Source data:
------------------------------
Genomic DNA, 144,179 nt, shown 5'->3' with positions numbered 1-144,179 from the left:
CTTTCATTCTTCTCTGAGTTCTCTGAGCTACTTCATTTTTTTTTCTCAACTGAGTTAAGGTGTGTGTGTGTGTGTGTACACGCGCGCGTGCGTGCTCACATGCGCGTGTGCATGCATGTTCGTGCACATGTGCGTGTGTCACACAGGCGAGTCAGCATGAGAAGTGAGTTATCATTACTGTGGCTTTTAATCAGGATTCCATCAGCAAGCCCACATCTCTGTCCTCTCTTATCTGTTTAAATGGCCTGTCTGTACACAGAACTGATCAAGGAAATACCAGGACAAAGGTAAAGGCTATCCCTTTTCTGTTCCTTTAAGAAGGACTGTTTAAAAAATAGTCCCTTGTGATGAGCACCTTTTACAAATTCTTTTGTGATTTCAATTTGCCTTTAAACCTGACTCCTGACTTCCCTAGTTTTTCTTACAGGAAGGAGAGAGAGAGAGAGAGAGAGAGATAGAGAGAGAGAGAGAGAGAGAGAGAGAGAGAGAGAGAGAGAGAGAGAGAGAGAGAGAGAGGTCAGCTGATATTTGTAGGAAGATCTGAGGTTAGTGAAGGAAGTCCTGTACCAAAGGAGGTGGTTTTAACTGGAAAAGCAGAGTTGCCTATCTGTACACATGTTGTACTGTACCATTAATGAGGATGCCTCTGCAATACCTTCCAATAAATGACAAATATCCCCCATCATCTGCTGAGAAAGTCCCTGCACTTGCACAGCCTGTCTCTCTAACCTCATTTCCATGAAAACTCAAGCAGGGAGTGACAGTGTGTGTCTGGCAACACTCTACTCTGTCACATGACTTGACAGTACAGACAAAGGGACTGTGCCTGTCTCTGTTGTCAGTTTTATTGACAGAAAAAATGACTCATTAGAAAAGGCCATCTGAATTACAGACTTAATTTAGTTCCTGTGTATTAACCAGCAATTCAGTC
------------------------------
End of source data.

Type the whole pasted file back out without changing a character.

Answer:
Genomic DNA, 144,179 nt, shown 5'->3' with positions numbered 1-144,179 from the left:
CTTTCATTCTTCTCTGAGTTCTCTGAGCTACTTCATTTTTTTTTCTCAACTGAGTTAAGGTGTGTGTGTGTGTGTGTACACGCGCGCGTGCGTGCTCACATGCGCGTGTGCATGCATGTTCGTGCACATGTGCGTGTGTCACACAGGCGAGTCAGCATGAGAAGTGAGTTATCATTACTGTGGCTTTTAATCAGGATTCCATCAGCAAGCCCACATCTCTGTCCTCTCTTATCTGTTTAAATGGCCTGTCTGTACACAGAACTGATCAAGGAAATACCAGGACAAAGGTAAAGGCTATCCCTTTTCTGTTCCTTTAAGAAGGACTGTTTAAAAAATAGTCCCTTGTGATGAGCACCTTTTACAAATTCTTTTGTGATTTCAATTTGCCTTTAAACCTGACTCCTGACTTCCCTAGTTTTTCTTACAGGAAGGAGAGAGAGAGAGAGAGAGAGAGATAGAGAGAGAGAGAGAGAGAGAGAGAGAGAGAGAGAGAGAGAGAGAGAGAGAGAGAGAGAGGTCAGCTGATATTTGTAGGAAGATCTGAGGTTAGTGAAGGAAGTCCTGTACCAAAGGAGGTGGTTTTAACTGGAAAAGCAGAGTTGCCTATCTGTACACATGTTGTACTGTACCATTAATGAGGATGCCTCTGCAATACCTTCCAATAAATGACAAATATCCCCCATCATCTGCTGAGAAAGTCCCTGCACTTGCACAGCCTGTCTCTCTAACCTCATTTCCATGAAAACTCAAGCAGGGAGTGACAGTGTGTGTCTGGCAACACTCTACTCTGTCACATGACTTGACAGTACAGACAAAGGGACTGTGCCTGTCTCTGTTGTCAGTTTTATTGACAGAAAAAATGACTCATTAGAAAAGGCCATCTGAATTACAGACTTAATTTAGTTCCTGTGTATTAACCAGCAATTCAGTC